Any fan of the WEDIDIT crew is familiar with the lush and lonely sounds of D33J. The Los Angeles-based producer has been a prominent member of the trend-setting collective since it was formed back in 2012, but goes way back with the whole crew, having known them since high school.

D33J’s entry into the world of electronic music began during the indie electronic crossover. “I would say Daedelus was definitely a catalyst for me in bridging all these gaps of electronic music,” he says. “Maybe even these early Radiohead albums like Kid A too.”

At the age of 18, he started producing his own music. Over the past two or three years, D33J has collaborated with artists like Baths, Lil Yachty, Tory Lanez, and Pollàri. More recently, the producer played a hand in crafting the soundscape of Corbin’s phenomenal Mourn album.

Last week, D33J released his first full-length record, Death Valley Oasis, via Anticon. He describes the vibe of the album as earthy, explaining that “there are parts that kind of feel like tectonic plates that make shifts of sounds.” “Black Ice,” “Endless Fall,” and “Plateau” fall under the psychedelic spectrum, but the inclusion of more uptempo tunes like the opener “Ascent” and closer “Scattered Ashes” make the whole album feel cyclical and complete.

We recently caught up with D33J to get the details on everything from the producer’s ongoing evolution to working with Corbin, and the rap-focused album that's on the way.

I’m glad that you said your name first because I was going to ask how to pronounce D33J. I asked other people and they had no idea how to say it.

Oh yeah, it’s a little fucked but it’s definitely "deej."

Your name is Djavan and you’re a DJ who goes by "deej." So what should people know about D33J?

It’s all too much shit. [LaughsI’m originally from Los Angeles, but I lived in San Francisco for some time too. I’ve also lived in Germany for a little bit and now I’m back here in L.A. as of the last few years. The last couple of years we were touring and stuff. In 2016 I was pretty stationary here and working on music, so L.A. is home right now.

You previously described your sound as “emotional dance music.” How do you go about creating emotional music that often doesn’t have words?

That’s always been a thing for me because my music is always quite emotional, but it’s not conveyed in these clear cut narratives. There are not all these lyrics guiding you, and even when I do sing, a lot of the times the vocals are more like guttural, impulsive first take things that get looped and processed. I kind of treat it the same way as music. Sonically I’ve been drawn to more darker, deeper sounds. Since I don’t sing so much, I’ve always been bound to create emotion through sound itself and the melody.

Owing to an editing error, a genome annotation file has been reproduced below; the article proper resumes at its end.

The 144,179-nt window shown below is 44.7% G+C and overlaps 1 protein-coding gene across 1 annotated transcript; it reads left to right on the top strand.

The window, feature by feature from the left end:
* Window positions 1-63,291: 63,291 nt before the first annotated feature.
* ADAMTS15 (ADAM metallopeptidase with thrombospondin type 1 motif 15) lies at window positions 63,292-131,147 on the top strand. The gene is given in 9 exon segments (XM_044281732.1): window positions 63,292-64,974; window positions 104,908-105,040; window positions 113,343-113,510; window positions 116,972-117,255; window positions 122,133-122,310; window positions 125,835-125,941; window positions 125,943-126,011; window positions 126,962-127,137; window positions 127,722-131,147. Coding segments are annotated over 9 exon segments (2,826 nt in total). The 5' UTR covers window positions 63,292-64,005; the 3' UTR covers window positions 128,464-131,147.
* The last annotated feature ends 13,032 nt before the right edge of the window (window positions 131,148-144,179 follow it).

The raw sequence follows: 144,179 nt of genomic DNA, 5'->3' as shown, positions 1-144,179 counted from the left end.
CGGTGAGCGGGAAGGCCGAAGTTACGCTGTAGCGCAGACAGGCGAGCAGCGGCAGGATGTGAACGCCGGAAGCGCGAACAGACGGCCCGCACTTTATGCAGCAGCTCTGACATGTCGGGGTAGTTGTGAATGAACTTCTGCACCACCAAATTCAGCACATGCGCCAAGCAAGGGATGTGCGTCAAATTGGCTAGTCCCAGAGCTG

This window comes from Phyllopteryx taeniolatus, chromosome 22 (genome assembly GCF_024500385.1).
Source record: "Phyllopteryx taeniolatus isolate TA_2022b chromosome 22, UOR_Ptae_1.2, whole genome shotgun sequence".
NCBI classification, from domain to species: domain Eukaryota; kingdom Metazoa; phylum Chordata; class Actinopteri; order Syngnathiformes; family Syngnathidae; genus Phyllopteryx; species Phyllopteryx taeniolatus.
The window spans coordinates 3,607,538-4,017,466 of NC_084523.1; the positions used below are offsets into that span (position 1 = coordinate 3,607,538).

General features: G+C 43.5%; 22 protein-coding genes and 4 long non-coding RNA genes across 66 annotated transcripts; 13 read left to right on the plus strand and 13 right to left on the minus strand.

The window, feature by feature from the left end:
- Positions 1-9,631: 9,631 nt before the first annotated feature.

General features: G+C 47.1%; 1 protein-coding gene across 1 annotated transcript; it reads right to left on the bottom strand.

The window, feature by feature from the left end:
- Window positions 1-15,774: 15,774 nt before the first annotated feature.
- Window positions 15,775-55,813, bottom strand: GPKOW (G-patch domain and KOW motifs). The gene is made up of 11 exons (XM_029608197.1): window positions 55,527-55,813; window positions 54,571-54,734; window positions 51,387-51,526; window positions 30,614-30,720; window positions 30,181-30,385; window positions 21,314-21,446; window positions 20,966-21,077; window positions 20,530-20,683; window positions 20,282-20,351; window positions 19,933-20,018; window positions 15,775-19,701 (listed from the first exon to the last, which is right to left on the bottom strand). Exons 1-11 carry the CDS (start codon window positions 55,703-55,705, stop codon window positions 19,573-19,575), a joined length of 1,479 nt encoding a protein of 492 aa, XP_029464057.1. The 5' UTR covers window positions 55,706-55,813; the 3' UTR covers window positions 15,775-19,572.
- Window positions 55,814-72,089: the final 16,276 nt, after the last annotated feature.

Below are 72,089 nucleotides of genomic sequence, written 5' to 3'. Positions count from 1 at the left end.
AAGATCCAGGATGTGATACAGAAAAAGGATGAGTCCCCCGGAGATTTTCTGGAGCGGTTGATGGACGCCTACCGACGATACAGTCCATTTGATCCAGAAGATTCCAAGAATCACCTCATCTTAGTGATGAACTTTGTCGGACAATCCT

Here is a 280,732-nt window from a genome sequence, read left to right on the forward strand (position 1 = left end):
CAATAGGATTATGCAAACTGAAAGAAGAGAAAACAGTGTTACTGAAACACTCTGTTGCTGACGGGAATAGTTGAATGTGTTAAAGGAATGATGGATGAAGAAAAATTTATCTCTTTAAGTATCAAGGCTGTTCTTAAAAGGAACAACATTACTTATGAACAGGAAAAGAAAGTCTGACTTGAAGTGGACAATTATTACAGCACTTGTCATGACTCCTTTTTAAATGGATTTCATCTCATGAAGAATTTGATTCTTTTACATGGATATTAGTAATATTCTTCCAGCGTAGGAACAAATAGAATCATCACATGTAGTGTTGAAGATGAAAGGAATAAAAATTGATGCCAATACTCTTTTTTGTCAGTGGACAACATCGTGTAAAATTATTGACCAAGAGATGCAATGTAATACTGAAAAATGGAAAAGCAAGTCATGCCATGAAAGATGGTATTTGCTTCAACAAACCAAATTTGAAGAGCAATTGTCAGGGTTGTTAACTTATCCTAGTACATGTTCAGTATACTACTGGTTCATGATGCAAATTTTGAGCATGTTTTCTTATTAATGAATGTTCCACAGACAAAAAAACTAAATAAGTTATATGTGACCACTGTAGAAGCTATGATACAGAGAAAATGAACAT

Credit: Minami Haynes

How did you link up with the WEDIDIT crew?

They’ve been homies of mine since high school so we’ve known each other for a long time. I went to school with Groundislava and then he transferred and went to school with Henry [Shlohmo] and Nick [Melons]. There were always mutual connections there and we always saw each other at parties and stuff. There’s some pic of Nick in a sombrero at my parents' house before I even knew him. It’s always some shit like that. 

And then in San Francisco I met Henry, and we just clicked and ended up living together for a year up there. It just made sense. Then I moved to Germany, finished some music, and then I was like, “Hey, let me put this on WEDIDIT.” They were like, “Of course.” It just naturally progressed from there. Now these days we’re all more integrated—me, Nick, and Henry work the label as well, so we do the backend all together. 

What are the dynamics like internally between you guys?

Nick and Henry kind of run the show and I’m there more to help out. Now I’m kind of taking the directive with finding new artists and helping make sure we stay on top of our music. Henry and Nick have been more of the creative designer aspect of the label and they produce all the merch.

We just cracked down on it and got more serious. We take the merch and the music more seriously. We have a lot of amazing stuff in the pipeline like this Corbin record being one of our first records of the year. We’re kind of gunning for it and everything feels good this year.

Let’s talk about your album, Death Valley Oasis. Where did that title come from?

Honestly, I just thought those words were really beautiful next to each other so I stuck with it. I was mulling between a few names for a long time and the ring of that always stuck with me. I’m a type of dude who forgets stuff all the time so those words just resonated with me. I always liked the polarity of something that wouldn’t exist in reality. A death valley oasis is not a real thing, it’s an oxymoron. I feel like that represents a lot of the push and pull on the record too. It’s like a natural tug of war.